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California Conservators May Not Unilaterally Cut Off Family’s Access

In California, like all states, a probate court may appoint a conservator to act on behalf of a people who are unable to care for themselves or their property. Once appointed, a conservator has broad power to provide for the “care, custody, control, and education” of the person under the conservatorship (the conservatee). But the California legislature recently clarified the conservator’s powers, and the conservatee’s rights, in one important area.

Legislature Clarifies Right to Visitation

The legislature was concerned that conservators may try to cut off a conservatee’s access to family or other loved ones. In a report, a California Assembly committee noted that as “divorce and remarriage become more prevalent in today’s society, there is a greater possibility of conflicts between a second spouse and children from a first marriage.” In such cases, a second spouse who is named conservator of the other spouse may ban the children from visiting or communicating with their parent.

To remedy this, the legislature adopted Assembly Bill 1085 last year. Governor Jerry Brown signed the measure into law in July 2015, and its provisions have already taken effect. The new law amends the California Probate Code to make it explicit that “every adult in this state has the right to visit with, and receive mail and telephone or electronic communication from, whomever he or she so chooses, unless a court has specifically ordered otherwise.”

This means that a conservator may no longer unilaterally cut off visitation, telephone, or email access to a conservatee’s family. These are considered “personal rights retained by the conservatee,” and cannot be restricted unless a probate court judge expressly determines otherwise. A judge may further order a conservator to “enforce the conservatee’s rights to receive visitors, telephone calls, and personal mail,” thereby preventing a situation like the one described by the Assembly committee where a spouse named as conservator might try to keep his or her stepchildren away from their parent without just cause.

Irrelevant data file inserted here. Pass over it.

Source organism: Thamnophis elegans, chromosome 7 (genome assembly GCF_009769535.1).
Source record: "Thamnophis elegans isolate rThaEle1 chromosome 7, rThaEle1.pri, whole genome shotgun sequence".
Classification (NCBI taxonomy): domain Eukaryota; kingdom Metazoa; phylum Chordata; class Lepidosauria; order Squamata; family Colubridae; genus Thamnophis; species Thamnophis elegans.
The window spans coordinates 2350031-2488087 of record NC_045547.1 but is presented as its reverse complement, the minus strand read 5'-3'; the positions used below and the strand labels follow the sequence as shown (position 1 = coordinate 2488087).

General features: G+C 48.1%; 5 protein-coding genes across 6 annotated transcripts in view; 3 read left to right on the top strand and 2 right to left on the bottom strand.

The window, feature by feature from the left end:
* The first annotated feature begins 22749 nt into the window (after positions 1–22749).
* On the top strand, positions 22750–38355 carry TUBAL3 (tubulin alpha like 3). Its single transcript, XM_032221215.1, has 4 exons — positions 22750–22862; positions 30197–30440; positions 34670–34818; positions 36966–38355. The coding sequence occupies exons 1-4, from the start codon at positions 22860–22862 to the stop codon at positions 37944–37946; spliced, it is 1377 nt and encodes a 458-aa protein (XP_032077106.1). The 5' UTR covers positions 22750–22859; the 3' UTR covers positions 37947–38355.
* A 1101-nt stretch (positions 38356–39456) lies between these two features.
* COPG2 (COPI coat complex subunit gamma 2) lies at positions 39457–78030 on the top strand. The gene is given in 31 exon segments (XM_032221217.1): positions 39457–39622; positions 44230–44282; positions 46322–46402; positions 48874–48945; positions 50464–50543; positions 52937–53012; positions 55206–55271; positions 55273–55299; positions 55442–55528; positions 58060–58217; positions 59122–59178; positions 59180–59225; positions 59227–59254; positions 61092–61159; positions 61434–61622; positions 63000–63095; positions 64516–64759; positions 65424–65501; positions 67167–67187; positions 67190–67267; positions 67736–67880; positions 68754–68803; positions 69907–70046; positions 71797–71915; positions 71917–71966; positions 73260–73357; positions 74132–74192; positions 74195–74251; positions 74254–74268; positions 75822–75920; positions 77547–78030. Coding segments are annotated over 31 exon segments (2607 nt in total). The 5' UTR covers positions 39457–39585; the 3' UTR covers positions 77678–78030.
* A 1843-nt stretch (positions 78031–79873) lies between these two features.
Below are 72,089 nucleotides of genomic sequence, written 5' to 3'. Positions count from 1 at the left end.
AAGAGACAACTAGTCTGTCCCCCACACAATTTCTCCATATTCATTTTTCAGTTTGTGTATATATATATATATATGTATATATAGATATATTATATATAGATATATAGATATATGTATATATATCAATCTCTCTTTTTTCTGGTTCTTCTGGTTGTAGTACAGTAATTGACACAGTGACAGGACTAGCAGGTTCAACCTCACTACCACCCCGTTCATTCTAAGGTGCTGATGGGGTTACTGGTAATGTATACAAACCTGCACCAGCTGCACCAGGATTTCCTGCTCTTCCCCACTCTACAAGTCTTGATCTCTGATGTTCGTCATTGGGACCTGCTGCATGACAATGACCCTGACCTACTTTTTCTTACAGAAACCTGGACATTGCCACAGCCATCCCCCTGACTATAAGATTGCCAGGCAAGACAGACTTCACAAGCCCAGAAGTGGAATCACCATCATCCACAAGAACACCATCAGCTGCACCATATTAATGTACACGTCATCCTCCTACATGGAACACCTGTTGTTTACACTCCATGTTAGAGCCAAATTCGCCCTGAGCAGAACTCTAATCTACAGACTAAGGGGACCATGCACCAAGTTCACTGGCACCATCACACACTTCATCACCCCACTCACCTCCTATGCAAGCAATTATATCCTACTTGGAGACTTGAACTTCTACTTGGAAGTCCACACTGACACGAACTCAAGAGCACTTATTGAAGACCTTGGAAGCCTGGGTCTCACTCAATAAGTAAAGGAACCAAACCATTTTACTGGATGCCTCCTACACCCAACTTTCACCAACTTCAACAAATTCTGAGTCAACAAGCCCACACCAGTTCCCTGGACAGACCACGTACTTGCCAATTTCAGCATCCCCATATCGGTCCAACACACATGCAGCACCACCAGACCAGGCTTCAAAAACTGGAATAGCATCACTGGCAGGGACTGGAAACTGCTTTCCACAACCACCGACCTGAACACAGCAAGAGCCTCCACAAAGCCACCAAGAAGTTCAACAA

AB 1085 also requires a conservator to provide notice of a conservatee’s death to certain individuals, notably the deceased person’s spouse or domestic partner, and any family member who has previously requested “special notice of the matter” from the probate court overseeing the conservatorship. The Assembly report noted this provision was added in response to concerns that “illness or incapacity of an elderly parent or relative results in family turmoil, leaving some family members completely out of touch with the conservatee’s condition or status.”

Avoiding Conservatorship Through Estate Planning

It should be noted that a conservatorship can often be avoided through proper estate planning. An Advance Health Care Directive allows you to name an agent to make medical and personal care decisions for you in the event of incapacity. Similarly, a General Durable Financial Power of Attorney names an agent to manage your assets and financial affairs. These documents generally eliminate the need to appoint a conservatorship. An experienced San Diego estate planning attorney can advise you on this any other related subjects. Contact the Law Office of Scott C. Soady today if you would like to speak with an attorney right away.

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